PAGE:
Canadian investors kick off national CA100+ to engage country’s big emitters

Country’s financial regulator has also said it will announce ‘next steps’ for climate policy in 2022

RBC Global Asset Management, Alberta Investment Management Corporation, Manulife Investment Management, and University Pension Plan Ontario are amongst 27 founding members of a new Canadian shareholder engagement programme targeting the country’s heaviest emitters.

Coordinated by Canada’s Responsible Investment Association, the Shareholder Association for Research and Education, Ceres and the Principles for Responsible Investment, Climate Engagement Canada (CEC) will facilitate the $3trn group of investors in collaborative engagements with key companies “to promote a just transition to a net zero economy”. 

The initiative has had “strategic leadership” from Barbara Zvan, CEO of Canada’s new University Pension Plan. Until last year, Zvan served as Chief Risk & Strategy Officer at the C$228bn Ontario Teachers' Pension Plan Board, during which time she was one of four members of the federal government’s Expert Panel on Sustainable Finance.

‘CEC will work to achieve real-world outcomes that are meaningful for the climate and support just transitions for affected workers and communities’ – Barbara Zvan, University Pension Plan

That panel made a series of recommendations in 2019 to decarbonise the nation’s financial system and foster green finance. Those recommendations included the creation of a national engagement program, akin to the influential global network Climate Action 100+, which mobilises hundreds of institutional investors to engage with ‘systemically important carbon emitters’. 

“Climate Action 100+ set a clear precedent for collaborative shareholder engagement,” said Zvan in a statement announcing CEC’s launch today. “The question for the Expert Panel was how to adapt this successful model to the Canadian context, to amplify climate ambition and action at home. What CEC delivers is a unified vision from Canada’s financial community and support for our businesses in finding competitive advantage in the transitioning economy.”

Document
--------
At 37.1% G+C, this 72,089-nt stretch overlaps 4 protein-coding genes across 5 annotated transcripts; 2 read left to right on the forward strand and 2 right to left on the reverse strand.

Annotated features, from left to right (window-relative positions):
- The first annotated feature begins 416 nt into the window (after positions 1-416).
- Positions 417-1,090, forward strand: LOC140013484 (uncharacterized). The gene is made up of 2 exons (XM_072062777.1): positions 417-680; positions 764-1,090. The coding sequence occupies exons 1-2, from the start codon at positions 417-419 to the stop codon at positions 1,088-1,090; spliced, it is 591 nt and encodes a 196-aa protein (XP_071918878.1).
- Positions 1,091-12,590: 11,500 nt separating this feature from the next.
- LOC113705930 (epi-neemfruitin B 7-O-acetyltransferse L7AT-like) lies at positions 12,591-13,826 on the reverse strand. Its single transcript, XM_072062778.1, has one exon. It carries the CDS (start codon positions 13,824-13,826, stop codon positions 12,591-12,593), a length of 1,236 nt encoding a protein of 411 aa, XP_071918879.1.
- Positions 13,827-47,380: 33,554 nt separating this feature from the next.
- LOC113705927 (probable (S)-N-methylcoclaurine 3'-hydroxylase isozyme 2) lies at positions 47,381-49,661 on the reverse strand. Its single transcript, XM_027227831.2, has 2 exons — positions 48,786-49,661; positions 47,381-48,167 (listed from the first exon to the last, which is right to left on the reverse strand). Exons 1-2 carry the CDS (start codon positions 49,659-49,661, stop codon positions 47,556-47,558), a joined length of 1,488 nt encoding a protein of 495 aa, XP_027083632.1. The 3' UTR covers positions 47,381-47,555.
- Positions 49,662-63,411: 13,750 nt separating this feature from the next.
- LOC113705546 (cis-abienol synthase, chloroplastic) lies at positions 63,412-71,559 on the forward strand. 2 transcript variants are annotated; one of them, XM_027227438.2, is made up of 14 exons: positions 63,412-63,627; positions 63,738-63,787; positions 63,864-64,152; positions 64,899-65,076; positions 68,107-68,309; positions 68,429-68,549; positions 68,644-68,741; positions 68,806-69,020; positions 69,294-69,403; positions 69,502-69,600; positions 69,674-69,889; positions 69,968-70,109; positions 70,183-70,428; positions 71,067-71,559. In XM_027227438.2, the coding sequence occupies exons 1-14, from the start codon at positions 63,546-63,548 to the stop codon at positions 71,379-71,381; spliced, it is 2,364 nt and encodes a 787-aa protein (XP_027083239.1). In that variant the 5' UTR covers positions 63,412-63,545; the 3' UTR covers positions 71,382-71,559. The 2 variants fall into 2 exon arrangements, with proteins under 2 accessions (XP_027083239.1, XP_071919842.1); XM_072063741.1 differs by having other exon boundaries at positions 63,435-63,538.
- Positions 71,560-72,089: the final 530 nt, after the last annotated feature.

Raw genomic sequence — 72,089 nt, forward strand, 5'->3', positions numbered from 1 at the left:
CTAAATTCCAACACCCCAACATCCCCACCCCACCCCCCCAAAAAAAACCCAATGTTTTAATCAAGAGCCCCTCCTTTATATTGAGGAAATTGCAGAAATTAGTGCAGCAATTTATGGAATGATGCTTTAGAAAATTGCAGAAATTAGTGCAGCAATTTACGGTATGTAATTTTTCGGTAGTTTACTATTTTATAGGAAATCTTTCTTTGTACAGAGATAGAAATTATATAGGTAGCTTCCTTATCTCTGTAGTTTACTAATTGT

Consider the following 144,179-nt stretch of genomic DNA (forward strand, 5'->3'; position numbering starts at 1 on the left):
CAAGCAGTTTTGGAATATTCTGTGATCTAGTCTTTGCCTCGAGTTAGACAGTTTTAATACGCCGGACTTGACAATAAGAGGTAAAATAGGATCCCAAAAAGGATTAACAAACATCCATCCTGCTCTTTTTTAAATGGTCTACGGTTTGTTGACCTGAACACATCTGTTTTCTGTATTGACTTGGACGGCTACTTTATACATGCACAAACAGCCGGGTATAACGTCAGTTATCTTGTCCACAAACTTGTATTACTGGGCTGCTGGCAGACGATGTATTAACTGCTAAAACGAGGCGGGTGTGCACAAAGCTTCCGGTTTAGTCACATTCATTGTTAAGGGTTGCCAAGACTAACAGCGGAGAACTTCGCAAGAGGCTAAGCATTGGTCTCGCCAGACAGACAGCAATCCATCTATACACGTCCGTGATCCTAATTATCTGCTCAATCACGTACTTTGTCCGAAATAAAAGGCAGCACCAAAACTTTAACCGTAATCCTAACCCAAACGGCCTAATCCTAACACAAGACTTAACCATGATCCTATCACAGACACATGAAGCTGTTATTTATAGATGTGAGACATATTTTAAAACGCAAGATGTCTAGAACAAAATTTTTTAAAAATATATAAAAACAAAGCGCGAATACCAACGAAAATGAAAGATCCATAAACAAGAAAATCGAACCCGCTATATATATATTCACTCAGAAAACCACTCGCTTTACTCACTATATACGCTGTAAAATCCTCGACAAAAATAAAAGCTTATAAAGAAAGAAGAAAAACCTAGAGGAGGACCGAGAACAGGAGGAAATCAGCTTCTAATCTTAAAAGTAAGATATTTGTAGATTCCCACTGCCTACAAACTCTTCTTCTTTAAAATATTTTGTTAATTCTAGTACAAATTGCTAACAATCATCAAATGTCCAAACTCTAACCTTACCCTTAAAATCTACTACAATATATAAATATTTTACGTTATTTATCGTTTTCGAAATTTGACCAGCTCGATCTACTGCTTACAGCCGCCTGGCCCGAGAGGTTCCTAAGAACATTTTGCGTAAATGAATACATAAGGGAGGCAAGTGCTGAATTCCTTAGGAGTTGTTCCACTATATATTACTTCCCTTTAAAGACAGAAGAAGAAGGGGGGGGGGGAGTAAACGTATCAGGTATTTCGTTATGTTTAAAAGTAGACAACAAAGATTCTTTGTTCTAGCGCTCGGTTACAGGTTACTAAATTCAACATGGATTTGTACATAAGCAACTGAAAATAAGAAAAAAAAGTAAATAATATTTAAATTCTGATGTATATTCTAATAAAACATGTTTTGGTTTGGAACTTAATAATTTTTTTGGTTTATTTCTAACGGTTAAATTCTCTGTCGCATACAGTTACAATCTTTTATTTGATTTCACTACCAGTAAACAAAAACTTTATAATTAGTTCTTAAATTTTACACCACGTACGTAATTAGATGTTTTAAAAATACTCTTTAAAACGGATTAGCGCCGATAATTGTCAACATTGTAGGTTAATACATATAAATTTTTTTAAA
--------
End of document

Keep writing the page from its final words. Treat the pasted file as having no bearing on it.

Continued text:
Despite Canada’s resource-heavy economy, there are only six Canadian firms on the list of 167 companies targeted by CA100+. CEC is expected to focus on around 40 companies in Canada, although the final list is yet to be finalised, Zvan explained. 

One of the priorities for the investors will be to promote the protection of workers and jobs as the economy decarbonises – known as a ‘Just Transition’.

“Many Canadians are employed in the natural resources sector,” Zvan told RI. “Canada’s transition cannot be considered sustainable if it leaves these segments of the population behind. CEC will work to achieve real-world outcomes that are meaningful for the climate and support just transitions for affected workers and communities.”

Last week, RI reported that CA100+ will also begin scrutinising how companies are addressing the Just Transition.

“As far as we’re aware, CEC is the first of its kind as a national engagement program focused on climate action. Hopefully we can be a model for other regions to learn from our experience if they wish to create a similar initiative,” Zvan said.

The CEC is the latest in a swathe of sustainable finance initiatives being launched in Canada. The country’s long-awaited ‘transition taxonomy’ is slated to be released before the end of the year – a market-driven project outlining which business activities are considered supportive of the transition to a low-carbon economy. 

Zvan told RI that CEC will “leverage” the taxonomy in its engagement work, “making issuers aware of it in our dialogues with them”.

Earlier this week, Canada’s Office of the Superintendent of Financial Institutions (OSFI) said it will announce the “next steps on its climate-related policy work” early in 2022. 

Over the summer, more than 70 financial institutions, pension funds and other stakeholders gave their feedback on the regulator’s discussion paper on climate risk, first published in January. A summary of that feedback was published on Tuesday, in which OSFI noted general agreement between the regulator and stakeholders that any future guidance should be principles-based and “aligned with global standards where they exist, while considering the Canadian context”. 

OSFI said such guidance would be informed by the results of a project on climate-risk scenarios that it is currently undertaking in partnership with the Canadian central bank. An update will be communicated later this year, it added, and it will continue to consider broader ESG risks for its supervised entities.  

OSFI is also working with the Canadian Association of Pension Supervisory Authorities on guidance on how to integrate ESG into pension investment decisions, and “will assess the need for additional guidance thereafter,” it said.

Other topics on which the regulator received suggestions during the consultation included climate disclosure, the taxonomy and measurement metrics.